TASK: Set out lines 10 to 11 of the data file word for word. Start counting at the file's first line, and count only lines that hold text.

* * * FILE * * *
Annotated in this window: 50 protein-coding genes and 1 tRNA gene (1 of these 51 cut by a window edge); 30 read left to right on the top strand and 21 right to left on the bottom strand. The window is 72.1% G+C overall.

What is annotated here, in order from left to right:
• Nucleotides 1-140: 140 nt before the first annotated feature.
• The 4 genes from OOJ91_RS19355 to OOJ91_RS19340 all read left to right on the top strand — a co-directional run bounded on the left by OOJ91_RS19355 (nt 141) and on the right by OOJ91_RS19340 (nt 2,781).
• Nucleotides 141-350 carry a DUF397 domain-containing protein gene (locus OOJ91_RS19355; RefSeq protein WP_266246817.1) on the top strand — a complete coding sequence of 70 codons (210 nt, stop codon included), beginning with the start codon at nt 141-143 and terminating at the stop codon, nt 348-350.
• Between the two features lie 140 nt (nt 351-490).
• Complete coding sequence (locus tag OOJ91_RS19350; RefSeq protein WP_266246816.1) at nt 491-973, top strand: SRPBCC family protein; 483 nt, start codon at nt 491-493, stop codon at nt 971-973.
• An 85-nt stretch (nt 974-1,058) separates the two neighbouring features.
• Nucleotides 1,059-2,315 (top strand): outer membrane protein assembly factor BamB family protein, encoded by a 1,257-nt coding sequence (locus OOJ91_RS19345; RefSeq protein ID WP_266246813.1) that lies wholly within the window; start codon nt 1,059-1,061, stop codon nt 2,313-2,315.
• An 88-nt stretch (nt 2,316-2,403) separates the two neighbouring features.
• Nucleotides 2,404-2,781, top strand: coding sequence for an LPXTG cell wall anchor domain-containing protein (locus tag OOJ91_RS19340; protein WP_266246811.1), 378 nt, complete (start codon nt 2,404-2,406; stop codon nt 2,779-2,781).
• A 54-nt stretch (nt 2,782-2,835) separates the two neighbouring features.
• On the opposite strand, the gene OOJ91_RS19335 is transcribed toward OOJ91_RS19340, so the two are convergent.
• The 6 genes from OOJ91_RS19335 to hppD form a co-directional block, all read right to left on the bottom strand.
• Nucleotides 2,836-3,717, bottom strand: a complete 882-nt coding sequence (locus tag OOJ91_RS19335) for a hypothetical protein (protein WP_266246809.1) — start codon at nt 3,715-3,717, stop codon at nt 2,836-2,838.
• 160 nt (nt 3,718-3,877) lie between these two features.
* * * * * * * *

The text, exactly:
• An 88-nt stretch (nt 2,316-2,403) separates the two neighbouring features.
• Nucleotides 2,404-2,781, top strand: coding sequence for an LPXTG cell wall anchor domain-containing protein (locus tag OOJ91_RS19340; protein WP_266246811.1), 378 nt, complete (start codon nt 2,404-2,406; stop codon nt 2,779-2,781).